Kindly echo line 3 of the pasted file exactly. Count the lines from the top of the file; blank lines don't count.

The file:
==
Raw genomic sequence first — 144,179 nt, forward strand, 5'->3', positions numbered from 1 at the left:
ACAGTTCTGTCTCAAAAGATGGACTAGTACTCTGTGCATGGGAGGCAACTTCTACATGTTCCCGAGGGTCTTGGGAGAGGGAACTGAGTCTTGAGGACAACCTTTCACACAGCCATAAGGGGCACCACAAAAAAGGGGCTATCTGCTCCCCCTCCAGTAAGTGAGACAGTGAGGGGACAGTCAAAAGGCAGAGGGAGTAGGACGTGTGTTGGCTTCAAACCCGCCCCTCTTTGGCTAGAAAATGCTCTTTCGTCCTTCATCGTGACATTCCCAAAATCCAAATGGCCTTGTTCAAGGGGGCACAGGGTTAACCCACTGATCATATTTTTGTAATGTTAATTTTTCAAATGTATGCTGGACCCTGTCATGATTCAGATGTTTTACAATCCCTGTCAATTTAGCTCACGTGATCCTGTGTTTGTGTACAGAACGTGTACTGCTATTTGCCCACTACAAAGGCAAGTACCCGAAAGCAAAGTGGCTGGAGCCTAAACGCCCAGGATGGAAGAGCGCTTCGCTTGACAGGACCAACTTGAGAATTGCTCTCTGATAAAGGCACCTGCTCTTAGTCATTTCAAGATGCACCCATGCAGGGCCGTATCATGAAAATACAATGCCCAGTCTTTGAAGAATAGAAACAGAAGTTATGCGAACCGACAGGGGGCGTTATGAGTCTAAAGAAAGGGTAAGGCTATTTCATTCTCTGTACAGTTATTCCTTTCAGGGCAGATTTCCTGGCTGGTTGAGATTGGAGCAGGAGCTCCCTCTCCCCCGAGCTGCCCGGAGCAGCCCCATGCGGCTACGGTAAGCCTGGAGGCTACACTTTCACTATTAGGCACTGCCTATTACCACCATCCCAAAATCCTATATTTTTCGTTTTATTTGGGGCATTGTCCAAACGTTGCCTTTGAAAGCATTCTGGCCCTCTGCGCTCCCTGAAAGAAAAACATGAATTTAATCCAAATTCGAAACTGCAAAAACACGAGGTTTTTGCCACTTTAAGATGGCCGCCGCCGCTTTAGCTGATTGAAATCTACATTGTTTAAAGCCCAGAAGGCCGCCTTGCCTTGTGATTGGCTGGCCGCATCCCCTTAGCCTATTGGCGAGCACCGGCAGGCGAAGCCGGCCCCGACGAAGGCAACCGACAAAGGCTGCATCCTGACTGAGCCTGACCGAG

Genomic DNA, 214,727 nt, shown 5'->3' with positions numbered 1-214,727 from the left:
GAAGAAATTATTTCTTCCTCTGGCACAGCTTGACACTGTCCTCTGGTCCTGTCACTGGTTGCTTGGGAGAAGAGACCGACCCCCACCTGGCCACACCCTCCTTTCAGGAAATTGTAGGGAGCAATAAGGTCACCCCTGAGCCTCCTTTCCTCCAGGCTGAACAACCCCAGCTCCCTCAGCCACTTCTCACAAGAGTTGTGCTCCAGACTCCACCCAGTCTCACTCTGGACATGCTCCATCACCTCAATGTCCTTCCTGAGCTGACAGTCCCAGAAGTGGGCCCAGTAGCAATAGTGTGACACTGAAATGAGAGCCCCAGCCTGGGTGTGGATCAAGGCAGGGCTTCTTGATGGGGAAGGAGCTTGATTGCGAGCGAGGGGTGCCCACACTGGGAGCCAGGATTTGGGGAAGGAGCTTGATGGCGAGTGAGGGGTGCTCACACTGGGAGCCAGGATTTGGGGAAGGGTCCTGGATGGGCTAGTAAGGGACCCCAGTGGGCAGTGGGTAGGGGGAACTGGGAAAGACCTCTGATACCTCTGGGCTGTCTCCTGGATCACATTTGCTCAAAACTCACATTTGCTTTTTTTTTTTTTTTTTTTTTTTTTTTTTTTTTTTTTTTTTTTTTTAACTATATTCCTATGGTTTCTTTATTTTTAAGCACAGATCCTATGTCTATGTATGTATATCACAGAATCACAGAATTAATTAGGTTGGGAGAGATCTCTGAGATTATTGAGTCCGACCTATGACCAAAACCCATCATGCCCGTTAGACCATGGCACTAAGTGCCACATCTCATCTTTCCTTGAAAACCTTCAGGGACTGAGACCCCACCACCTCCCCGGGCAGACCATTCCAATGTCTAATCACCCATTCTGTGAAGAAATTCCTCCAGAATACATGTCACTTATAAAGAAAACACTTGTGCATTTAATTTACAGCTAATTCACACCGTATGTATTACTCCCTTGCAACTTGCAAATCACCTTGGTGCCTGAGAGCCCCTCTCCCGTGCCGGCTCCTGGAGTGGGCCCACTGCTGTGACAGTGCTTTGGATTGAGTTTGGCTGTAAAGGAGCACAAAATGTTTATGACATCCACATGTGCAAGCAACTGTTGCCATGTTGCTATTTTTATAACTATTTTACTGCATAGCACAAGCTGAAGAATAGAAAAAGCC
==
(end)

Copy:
Genomic DNA, 214,727 nt, shown 5'->3' with positions numbered 1-214,727 from the left: